·        A solo sailor should carry clipped to them a waterproof VHF, a mobile phone (in waterproof pouch)and a PLB – so you could immediately instigate rescue help (how long would such electronics survive immersion?)

·        A permanently mounted small rigid ladder to aid re-boarding (on a personal note, not sure where that would go on Arwen given the transom has a boomkin, rudder and outboard already off it; many semi flexible ladders end up disappearing under the hull where water pressure forces them against the hull making it difficult to get feet on the treads)

·        Coming alongside the MOB and immediately tethering them to the windward side of the boat and then doing a May-Day call. In F4+ conditions, heaving to as close as possible and throwing a floating cushion/fender to help the MOB keep afloat, before doing May-Day call and then trying to stay as close to them as possible until rescue arrives?

·         Towing a small inflatable dinghy behind bigger dinghies – these are easier to clamber up into and can be hauled back alongside the original dinghy. It is easier to get from inflatable into boat than from waterline?

Meanwhile, over on the members forum for the Dinghy Cruising Association, a similar discussion was coincidently taking place about how to get back to a MOB, how to get them alongside and how to retrieve them back into the boat.

Members came up with various thoughts:

·        Towing a long floating rope with a fender attached at the end – inexperienced crew overboard could grab hold of the rope as you passed the boat by them

·        MOB drill should be practised regularly, like picking up a mooring under sail, remembering that you need to approach upwind, with the wind around 50 – 70 degrees off the bow, just ahead of the beam, and with sufficient space to slow down, speed up etc and aiming to bring the MOB to the leeward side

·        Immediately there is a MOB, is a quick stop is needed – letting go of sheets and pushing tiller to leeward and bringing the bow into the wind? Is this better than the taught RYA method of a close hauled approach?

·        Alternatively, a heave to immediately to windward of the casualty will allow the boat to drift down onto their position

·        Is there merit in bringing the MOB to the windward side of the boat for easier retrieval?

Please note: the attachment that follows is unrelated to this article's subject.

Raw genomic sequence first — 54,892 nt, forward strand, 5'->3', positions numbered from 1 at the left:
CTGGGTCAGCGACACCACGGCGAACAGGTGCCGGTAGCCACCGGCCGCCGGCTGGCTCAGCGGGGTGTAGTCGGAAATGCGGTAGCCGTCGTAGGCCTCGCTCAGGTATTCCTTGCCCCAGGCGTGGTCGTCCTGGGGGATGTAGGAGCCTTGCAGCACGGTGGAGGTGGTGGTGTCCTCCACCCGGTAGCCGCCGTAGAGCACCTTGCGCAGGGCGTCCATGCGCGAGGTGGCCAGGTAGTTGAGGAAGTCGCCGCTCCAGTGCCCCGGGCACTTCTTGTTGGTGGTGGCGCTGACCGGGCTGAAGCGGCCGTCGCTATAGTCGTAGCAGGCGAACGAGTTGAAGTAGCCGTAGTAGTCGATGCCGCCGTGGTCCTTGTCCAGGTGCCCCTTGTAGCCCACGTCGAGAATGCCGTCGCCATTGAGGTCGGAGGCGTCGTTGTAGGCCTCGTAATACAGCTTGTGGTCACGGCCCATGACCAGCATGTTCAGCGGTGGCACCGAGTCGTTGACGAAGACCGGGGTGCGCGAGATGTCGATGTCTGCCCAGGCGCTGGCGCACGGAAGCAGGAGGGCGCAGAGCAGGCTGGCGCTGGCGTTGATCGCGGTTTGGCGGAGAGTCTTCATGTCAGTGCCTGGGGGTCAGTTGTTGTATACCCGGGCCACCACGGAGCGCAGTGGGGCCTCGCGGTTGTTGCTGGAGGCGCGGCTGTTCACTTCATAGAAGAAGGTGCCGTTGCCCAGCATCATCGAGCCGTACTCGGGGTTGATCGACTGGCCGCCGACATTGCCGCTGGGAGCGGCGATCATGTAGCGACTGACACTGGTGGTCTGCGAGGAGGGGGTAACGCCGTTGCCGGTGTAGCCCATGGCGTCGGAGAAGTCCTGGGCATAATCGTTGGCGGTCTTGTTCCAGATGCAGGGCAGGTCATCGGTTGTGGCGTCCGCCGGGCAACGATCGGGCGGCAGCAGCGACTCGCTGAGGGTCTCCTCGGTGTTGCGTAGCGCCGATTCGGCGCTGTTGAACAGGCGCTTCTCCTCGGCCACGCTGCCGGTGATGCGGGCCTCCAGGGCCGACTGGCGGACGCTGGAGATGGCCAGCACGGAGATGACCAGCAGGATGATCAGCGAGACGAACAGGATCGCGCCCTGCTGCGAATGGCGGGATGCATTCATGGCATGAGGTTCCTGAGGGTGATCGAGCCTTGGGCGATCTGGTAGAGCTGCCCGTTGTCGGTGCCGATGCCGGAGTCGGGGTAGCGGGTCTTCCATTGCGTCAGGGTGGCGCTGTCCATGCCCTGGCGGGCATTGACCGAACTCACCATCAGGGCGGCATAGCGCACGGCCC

·        Would approaching from upwind require a gybe and would this be practical in lively conditions – would it be better to go off on a broad reach and then do a ‘chicken gybe’ re-approaching MOB on a beam reach?

·        Should solo sailors use a tether and prevent themselves from being a MOB? If so, what length tether? Should it be long enough to avoid you becoming entangled? Will you being dragged through the water slow down the boat’s drift rate? Could excess tether be stuffed in a pocket on your Buoyancy aid? There would be a need to carry a knife on one’s person as well – just in case the tether needs to be cut! OR, should it be less than 2m long, to keep you on the boat even during a capsize – will being towed by a longer tether cause rapid drowning?

·        Foam buoyancy aids are better than the ‘inflating’ life jacket types and that seems, according to some DCA members to be borne out by RNLI research. In addition, it seems it is easier to get back into a dinghy after righting it wearing one of these. On the other hand, if you are knocked unconscious by the boom, and then fall out of the boat, the inflating life jacket will roll you onto your back, face out of water ad support your head out of the sea. But then, when the weather turns and you want to put a jacket on – you have to take it off, or put it on over the life jacket – which raises the question of whether it would then inflate correctly when needed, if you were wearing a coat over the top of it!

·        Sea temperatures were discussed. In the cold waters of the seas around the UK, you have a maximum of an hour in the water before you die. So, a buoyancy aid, which is easier to swim in, seems the sensible solution, as you can get back to your dinghy more quickly and at least try and right it unhindered. But then , if you need to swim back to the boat and are close to it, you could deflate the ‘inflated life jacket’.

·        Someone did suggest as an alternative, a fisherman’s Fladens’ floatation suit for buoyancy. 

So where does this all leave me?

Firstly, I need to clarify my thinking about buoyancy aid or life jacket and then stick to one.  Secondly, I need to capsize Arwen fully laden in safe waters and practice re-boarding; I can also assess how she behaves and check the water-tightness of the lockers. Thirdly, as part of this practice, I should experiment with different length tethers attached to my jack stays and see what the outcomes are - which is best and safest length etc. Fourthly, I definitely need to get out and do some MOB drills on a vacant mooring buoy in strong tidal flow, variable wind speeds and various states of tide. I should try several different approach vectors alongside some crash stops, heave too's etc, to gain experience of them all. Fifthly, and most problematic, I need to gain some experience of trying to lift some very, very heavy weights over the side of the boat - the MOB recovery bit. At this point, I really have no idea how to go about this. 

Ho hum! Some thinking to do. I am aiming to be out on the water in the last weeks of August for some overnight camping trips. I would like to try and get my thinking and strategies straight by then.